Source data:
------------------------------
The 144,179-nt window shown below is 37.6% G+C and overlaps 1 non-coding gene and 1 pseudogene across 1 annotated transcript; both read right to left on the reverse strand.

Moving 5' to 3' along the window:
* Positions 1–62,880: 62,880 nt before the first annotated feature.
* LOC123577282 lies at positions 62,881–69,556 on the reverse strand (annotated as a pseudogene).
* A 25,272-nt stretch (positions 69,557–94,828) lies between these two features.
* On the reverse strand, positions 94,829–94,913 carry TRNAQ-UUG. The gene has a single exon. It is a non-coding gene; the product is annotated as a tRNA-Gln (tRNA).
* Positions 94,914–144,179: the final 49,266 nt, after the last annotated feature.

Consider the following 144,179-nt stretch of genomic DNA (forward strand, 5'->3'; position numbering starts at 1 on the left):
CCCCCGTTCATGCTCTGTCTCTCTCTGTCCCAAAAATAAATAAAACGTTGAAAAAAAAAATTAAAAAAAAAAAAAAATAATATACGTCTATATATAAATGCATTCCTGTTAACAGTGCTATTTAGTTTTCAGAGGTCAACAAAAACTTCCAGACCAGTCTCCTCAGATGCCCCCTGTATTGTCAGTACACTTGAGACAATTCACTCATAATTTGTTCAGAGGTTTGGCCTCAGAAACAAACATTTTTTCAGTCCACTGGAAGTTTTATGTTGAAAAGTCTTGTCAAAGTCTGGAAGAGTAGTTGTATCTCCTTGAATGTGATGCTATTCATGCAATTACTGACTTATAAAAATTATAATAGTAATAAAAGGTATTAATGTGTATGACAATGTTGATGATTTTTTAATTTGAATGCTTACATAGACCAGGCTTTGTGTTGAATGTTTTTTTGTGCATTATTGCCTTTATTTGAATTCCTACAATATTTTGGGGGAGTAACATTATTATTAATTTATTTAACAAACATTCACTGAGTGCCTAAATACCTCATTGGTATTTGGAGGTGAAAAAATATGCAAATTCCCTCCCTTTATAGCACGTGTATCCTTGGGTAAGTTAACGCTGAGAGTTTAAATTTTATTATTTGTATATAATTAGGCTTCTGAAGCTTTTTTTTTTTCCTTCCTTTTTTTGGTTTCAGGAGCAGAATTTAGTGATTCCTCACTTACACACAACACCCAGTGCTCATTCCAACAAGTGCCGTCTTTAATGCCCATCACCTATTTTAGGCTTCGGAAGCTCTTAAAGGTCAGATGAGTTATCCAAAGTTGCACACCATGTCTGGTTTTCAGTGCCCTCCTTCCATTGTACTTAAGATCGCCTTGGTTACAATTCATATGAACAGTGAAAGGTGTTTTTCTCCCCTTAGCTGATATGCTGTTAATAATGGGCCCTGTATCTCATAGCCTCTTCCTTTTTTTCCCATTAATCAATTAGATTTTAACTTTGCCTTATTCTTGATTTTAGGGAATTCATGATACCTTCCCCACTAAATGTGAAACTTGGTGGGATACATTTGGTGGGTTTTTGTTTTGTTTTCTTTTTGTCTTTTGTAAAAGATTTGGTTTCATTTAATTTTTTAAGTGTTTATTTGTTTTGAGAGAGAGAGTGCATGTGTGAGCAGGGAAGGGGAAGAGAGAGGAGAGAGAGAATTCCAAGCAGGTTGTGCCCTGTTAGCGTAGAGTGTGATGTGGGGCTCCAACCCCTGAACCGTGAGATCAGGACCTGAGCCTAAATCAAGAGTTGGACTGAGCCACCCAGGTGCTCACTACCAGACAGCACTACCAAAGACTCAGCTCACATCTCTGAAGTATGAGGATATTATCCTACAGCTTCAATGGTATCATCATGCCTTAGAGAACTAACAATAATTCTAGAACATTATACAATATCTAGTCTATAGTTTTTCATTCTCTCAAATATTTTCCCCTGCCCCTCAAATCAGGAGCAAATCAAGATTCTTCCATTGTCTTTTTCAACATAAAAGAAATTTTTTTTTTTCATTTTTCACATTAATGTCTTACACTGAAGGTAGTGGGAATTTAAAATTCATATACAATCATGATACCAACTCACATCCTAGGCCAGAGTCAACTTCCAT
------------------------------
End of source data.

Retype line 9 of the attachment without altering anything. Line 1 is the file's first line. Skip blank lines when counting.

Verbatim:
CCCCCGTTCATGCTCTGTCTCTCTCTGTCCCAAAAATAAATAAAACGTTGAAAAAAAAAATTAAAAAAAAAAAAAAATAATATACGTCTATATATAAATGCATTCCTGTTAACAGTGCTATTTAGTTTTCAGAGGTCAACAAAAACTTCCAGACCAGTCTCCTCAGATGCCCCCTGTATTGTCAGTACACTTGAGACAATTCACTCATAATTTGTTCAGAGGTTTGGCCTCAGAAACAAACATTTTTTCAGTCCACTGGAAGTTTTATGTTGAAAAGTCTTGTCAAAGTCTGGAAGAGTAGTTGTATCTCCTTGAATGTGATGCTATTCATGCAATTACTGACTTATAAAAATTATAATAGTAATAAAAGGTATTAATGTGTATGACAATGTTGATGATTTTTTAATTTGAATGCTTACATAGACCAGGCTTTGTGTTGAATGTTTTTTTGTGCATTATTGCCTTTATTTGAATTCCTACAATATTTTGGGGGAGTAACATTATTATTAATTTATTTAACAAACATTCACTGAGTGCCTAAATACCTCATTGGTATTTGGAGGTGAAAAAATATGCAAATTCCCTCCCTTTATAGCACGTGTATCCTTGGGTAAGTTAACGCTGAGAGTTTAAATTTTATTATTTGTATATAATTAGGCTTCTGAAGCTTTTTTTTTTTCCTTCCTTTTTTTGGTTTCAGGAGCAGAATTTAGTGATTCCTCACTTACACACAACACCCAGTGCTCATTCCAACAAGTGCCGTCTTTAATGCCCATCACCTATTTTAGGCTTCGGAAGCTCTTAAAGGTCAGATGAGTTATCCAAAGTTGCACACCATGTCTGGTTTTCAGTGCCCTCCTTCCATTGTACTTAAGATCGCCTTGGTTACAATTCATATGAACAGTGAAAGGTGTTTTTCTCCCCTTAGCTGATATGCTGTTAATAATGGGCCCTGTATCTCATAGCCTCTTCCTTTTTTTCCCATTAATCAATTAGATTTTAACTTTGCCTTATTCTTGATTTTAGGGAATTCATGATACCTTCCCCACTAAATGTGAAACTTGGTGGGATACATTTGGTGGGTTTTTGTTTTGTTTTCTTTTTGTCTTTTGTAAAAGATTTGGTTTCATTTAATTTTTTAAGTGTTTATTTGTTTTGAGAGAGAGAGTGCATGTGTGAGCAGGGAAGGGGAAGAGAGAGGAGAGAGAGAATTCCAAGCAGGTTGTGCCCTGTTAGCGTAGAGTGTGATGTGGGGCTCCAACCCCTGAACCGTGAGATCAGGACCTGAGCCTAAATCAAGAGTTGGACTGAGCCACCCAGGTGCTCACTACCAGACAGCACTACCAAAGACTCAGCTCACATCTCTGAAGTATGAGGATATTATCCTACAGCTTCAATGGTATCATCATGCCTTAGAGAACTAACAATAATTCTAGAACATTATACAATATCTAGTCTATAGTTTTTCATTCTCTCAAATATTTTCCCCTGCCCCTCAAATCAGGAGCAAATCAAGATTCTTCCATTGTCTTTTTCAACATAAAAGAAATTTTTTTTTTTCATTTTTCACATTAATGTCTTACACTGAAGGTAGTGGGAATTTAAAATTCATATACAATCATGATACCAACTCACATCCTAGGCCAGAGTCAACTTCCAT